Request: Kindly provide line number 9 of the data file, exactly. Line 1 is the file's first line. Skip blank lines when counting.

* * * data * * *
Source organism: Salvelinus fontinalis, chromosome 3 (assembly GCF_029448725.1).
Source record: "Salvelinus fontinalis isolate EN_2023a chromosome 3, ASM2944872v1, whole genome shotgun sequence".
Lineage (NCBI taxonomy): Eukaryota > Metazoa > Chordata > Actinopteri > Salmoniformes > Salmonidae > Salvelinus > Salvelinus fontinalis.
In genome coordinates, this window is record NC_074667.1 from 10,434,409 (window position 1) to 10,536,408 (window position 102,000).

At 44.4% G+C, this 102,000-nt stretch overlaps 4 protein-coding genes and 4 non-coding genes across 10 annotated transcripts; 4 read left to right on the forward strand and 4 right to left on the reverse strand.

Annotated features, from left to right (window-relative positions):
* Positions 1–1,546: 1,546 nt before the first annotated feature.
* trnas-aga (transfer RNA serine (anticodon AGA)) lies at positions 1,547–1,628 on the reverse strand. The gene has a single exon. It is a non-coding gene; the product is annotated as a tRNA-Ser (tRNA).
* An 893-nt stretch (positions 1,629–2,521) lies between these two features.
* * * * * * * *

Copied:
* An 893-nt stretch (positions 1,629–2,521) lies between these two features.